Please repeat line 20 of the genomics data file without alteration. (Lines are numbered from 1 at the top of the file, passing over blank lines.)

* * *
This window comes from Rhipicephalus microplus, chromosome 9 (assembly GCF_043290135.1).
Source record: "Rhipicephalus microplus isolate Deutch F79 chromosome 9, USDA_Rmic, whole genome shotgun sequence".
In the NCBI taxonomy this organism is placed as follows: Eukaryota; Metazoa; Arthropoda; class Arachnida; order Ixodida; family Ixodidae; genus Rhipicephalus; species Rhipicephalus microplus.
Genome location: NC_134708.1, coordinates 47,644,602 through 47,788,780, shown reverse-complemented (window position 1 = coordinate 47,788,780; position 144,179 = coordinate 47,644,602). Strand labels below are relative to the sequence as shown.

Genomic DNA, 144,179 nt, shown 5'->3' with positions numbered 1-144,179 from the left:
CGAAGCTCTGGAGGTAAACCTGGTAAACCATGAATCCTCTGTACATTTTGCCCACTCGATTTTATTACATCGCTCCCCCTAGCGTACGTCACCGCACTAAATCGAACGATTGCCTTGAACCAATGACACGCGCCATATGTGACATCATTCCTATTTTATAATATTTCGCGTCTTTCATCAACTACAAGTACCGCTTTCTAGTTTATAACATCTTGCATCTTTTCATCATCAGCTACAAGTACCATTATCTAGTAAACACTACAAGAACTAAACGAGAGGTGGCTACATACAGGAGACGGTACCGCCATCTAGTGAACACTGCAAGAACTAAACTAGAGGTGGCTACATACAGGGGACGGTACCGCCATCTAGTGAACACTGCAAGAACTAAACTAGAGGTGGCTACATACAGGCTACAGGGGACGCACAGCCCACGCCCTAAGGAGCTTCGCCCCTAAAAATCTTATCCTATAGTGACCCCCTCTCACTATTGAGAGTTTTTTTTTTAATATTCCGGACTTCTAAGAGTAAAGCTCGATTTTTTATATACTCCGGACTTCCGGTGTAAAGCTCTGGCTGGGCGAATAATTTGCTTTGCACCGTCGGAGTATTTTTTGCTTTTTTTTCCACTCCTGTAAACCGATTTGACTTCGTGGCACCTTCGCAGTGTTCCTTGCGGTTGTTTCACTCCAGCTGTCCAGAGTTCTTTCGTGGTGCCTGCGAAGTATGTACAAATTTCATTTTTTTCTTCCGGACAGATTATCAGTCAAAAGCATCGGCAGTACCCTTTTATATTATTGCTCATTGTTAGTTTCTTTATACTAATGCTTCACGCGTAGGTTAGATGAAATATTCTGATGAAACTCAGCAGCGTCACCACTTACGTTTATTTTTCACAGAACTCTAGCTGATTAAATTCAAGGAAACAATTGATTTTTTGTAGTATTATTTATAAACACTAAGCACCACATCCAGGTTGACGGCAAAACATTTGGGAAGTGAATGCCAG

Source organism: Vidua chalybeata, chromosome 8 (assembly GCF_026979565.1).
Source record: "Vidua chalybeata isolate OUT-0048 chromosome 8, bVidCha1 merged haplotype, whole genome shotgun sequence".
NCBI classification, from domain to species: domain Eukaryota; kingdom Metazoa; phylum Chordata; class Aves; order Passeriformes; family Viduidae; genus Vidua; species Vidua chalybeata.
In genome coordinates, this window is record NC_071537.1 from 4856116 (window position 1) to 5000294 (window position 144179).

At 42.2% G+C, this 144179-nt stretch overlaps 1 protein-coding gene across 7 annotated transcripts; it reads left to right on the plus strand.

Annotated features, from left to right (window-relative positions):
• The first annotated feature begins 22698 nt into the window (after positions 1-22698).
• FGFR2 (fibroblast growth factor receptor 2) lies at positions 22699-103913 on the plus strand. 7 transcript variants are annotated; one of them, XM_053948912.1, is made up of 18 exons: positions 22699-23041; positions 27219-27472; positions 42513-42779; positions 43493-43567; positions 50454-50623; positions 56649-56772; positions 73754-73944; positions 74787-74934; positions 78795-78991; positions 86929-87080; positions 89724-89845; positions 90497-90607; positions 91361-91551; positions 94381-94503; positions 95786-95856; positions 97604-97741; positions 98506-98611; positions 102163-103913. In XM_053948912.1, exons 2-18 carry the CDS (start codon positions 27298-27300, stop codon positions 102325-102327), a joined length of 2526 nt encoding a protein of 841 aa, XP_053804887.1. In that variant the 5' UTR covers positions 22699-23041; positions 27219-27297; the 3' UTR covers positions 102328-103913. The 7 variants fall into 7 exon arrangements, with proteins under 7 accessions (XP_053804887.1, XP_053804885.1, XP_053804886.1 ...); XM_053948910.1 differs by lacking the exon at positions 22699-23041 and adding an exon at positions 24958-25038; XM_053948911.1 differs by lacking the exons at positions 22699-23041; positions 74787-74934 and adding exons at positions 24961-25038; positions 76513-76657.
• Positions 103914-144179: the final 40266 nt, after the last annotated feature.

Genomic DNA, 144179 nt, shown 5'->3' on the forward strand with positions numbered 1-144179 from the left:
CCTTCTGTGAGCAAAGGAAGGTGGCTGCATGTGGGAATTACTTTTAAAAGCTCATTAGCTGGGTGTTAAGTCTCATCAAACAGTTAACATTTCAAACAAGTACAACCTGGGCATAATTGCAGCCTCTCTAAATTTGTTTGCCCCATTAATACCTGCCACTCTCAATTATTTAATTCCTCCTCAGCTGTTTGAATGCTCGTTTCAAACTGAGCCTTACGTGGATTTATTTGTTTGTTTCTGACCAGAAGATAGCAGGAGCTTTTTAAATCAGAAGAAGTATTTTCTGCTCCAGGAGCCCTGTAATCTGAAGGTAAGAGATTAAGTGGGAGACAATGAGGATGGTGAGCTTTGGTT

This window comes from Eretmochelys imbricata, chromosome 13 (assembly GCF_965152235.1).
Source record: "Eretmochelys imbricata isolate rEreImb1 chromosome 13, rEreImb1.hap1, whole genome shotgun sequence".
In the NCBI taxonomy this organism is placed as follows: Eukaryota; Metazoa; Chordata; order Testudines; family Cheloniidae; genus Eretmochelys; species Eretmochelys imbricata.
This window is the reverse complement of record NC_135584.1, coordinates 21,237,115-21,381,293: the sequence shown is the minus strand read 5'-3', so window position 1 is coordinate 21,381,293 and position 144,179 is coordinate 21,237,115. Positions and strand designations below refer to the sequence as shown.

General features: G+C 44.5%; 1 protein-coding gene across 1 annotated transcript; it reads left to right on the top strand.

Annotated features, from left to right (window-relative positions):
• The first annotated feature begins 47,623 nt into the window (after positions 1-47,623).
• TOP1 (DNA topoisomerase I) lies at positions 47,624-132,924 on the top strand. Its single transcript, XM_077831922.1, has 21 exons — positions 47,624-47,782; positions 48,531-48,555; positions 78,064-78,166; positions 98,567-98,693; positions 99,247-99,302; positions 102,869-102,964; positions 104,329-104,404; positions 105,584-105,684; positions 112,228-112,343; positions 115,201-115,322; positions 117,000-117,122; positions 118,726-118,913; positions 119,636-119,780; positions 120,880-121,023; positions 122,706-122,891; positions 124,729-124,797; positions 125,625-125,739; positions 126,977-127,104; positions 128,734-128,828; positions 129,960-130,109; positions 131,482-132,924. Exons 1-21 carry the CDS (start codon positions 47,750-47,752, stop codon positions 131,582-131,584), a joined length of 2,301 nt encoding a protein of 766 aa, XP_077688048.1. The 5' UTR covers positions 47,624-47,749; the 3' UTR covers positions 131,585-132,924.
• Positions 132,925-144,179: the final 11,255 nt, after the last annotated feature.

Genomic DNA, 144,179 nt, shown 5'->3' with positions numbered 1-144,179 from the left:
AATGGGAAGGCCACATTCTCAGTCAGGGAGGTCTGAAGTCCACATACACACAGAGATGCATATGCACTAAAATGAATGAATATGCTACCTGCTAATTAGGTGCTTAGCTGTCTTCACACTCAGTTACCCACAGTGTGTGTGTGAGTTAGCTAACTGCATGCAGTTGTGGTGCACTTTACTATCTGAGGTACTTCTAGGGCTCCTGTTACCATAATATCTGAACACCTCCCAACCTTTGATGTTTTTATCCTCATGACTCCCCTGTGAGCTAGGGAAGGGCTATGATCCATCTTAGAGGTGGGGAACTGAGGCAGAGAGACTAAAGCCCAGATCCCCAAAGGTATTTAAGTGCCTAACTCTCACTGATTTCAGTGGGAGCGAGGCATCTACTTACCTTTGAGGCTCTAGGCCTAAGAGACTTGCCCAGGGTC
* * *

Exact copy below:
In the NCBI taxonomy this organism is placed as follows: Eukaryota; Metazoa; Chordata; order Testudines; family Cheloniidae; genus Eretmochelys; species Eretmochelys imbricata.